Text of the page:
Here are a few ways to do that:

  • Set priority of tasks/features using priority labels (i.e. P0, P1, P2, etc..). P0 means critical priority, and every number up is lesser in priority.
  • If there are a lot of features, bundle and break the requirements down into phases for when they should be completed by so engineers know what is expected of them

To sum it up:

  • The best product managers I’ve worked with understand the software development process and takes the engineering perspective into consideration when ideating on products and writing requirements. They think through edge cases in requirements and are able to communicate them in a way that is easy to understand.
  • The worst product managers I’ve worked with fail to set expectations and priorities to engineers, and instead gives a long list of requirements expecting developers to parse through it.

Having a “enabling” vs. “telling” mindset

Many product managers make the mistake of seeing themselves as the “mini-CEO” of a product team. They view their relationship with devs as one-directional where they dictate the features and engineers build based on what they direct.

But this mindset only leads to more friction and is less effective.

Instead, adopt a mindset of “what can I do to take work off your plate or make it easier for you to build?”. In other words: how can I help enable you to do your best work and get the product across the finish line as quickly and efficiently as possible?

The best way to do this is by actively taking part in the software development lifecycle (SDLC). Not only are you showing appreciation for the work your engineering team is doing, but you’re also showing them you’re willing to take time out from your own schedule to help them with theirs.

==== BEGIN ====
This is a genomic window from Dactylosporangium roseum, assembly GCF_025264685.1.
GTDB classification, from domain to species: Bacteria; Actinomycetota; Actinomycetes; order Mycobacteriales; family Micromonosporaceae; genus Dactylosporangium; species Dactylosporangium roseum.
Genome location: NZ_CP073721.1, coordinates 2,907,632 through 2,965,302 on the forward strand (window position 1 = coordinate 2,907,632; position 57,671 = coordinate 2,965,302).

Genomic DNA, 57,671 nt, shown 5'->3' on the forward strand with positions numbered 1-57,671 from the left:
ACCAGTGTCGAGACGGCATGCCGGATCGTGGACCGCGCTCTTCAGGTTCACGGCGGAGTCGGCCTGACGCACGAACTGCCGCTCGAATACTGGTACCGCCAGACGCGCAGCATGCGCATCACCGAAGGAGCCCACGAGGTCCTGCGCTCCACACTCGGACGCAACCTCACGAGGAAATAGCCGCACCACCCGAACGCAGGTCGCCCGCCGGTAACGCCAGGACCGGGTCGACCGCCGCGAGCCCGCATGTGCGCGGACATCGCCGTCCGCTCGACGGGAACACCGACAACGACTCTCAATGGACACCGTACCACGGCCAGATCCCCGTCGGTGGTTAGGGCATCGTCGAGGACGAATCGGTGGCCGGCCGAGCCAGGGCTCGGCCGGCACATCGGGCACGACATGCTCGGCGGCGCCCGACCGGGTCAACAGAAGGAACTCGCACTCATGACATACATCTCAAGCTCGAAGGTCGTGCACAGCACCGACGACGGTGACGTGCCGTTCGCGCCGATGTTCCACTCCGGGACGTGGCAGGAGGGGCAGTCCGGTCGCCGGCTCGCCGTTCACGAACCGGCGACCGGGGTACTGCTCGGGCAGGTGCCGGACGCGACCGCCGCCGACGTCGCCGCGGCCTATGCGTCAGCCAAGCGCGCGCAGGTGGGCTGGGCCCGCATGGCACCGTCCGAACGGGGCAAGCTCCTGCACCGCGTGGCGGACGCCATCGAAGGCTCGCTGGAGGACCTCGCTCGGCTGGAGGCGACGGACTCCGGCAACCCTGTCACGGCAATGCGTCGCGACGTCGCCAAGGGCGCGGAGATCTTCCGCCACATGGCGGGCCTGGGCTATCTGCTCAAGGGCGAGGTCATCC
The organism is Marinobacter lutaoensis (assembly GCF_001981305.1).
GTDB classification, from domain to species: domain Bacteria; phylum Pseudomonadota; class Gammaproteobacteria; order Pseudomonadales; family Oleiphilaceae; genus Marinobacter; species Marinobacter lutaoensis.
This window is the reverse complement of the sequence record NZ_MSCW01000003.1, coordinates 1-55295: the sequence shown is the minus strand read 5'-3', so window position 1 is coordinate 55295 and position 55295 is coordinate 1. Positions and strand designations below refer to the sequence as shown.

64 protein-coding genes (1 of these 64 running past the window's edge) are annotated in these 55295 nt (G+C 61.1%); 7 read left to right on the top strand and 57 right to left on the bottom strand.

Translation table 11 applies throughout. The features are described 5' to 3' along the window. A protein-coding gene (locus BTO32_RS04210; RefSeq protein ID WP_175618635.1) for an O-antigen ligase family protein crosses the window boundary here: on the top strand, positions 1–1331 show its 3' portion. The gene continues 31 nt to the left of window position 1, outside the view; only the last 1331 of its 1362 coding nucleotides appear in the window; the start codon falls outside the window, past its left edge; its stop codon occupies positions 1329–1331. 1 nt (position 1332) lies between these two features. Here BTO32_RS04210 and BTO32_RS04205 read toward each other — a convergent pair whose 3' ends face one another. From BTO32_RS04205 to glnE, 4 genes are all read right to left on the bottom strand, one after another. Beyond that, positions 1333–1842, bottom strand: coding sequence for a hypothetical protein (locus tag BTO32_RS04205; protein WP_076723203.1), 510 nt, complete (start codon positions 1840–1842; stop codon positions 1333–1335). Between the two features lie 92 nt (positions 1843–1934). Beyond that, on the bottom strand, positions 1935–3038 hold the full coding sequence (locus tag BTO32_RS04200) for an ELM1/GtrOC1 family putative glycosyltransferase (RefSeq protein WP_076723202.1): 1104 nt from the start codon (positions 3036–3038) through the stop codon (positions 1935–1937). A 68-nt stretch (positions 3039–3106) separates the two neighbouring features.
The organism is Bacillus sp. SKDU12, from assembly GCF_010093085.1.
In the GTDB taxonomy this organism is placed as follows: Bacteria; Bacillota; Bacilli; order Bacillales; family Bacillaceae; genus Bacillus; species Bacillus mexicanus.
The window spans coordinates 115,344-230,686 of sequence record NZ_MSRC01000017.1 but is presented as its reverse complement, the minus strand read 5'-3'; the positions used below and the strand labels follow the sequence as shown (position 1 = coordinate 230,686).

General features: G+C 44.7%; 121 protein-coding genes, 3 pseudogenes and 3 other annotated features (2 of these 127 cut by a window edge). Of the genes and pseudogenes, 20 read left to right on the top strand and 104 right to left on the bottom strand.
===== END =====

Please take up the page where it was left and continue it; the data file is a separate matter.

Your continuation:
You can take an active part in the software development lifecycle by taking over responding to customer tickets, helping write documentation, take over parts of the scrum process like grooming the backlog, clarifying requirements or areas of confusion, or taking over communication with cross-functional team members.

To sum it up:

  • The best product managers I’ve worked with know that a big part of their job is enabling developers to do their best work and get the product to the finish line, and that means rolling up their sleeves to remove roadblocks for developers by taking an active part in the software development lifecycle.
  • The worst product managers I’ve worked with tell engineers what to do and become upset when it doesn’t happen when they expect it. An active approach should be taken to understand what engineers are working on, and then work together on prioritizing tasks.

 



Positive feedback is feedback too!

We often think of feedback as “critical feedback”, but positive feedback is just as important! Team cohesive and effective teamwork ultimately comes from a place of positivity and a sense of forward/upward momentum. It’s difficult to have these when just focusing on critical feedback. You want to know what you’re doing right along with ways you can improve. So as much as possible, ask for positive feedback like “What did you like about [x] that you’d like to see me continue doing?” and “What was your favorite part about [x]?”

If you want to level up your technical skills and your ability to communicate and collaborate with engineers, enroll in the Skiplevel program. The Skiplevel program is a comprehensive, on-demand course + community that helps you become more technical without learning how to code.

 

Become more technical without learning to code with the Skiplevel program.

The Skiplevel program is specially designed for the non-engineering professional to give you the strong technical foundation you need to feel more confident in your technical abilities in your day-to-day role and during interviews.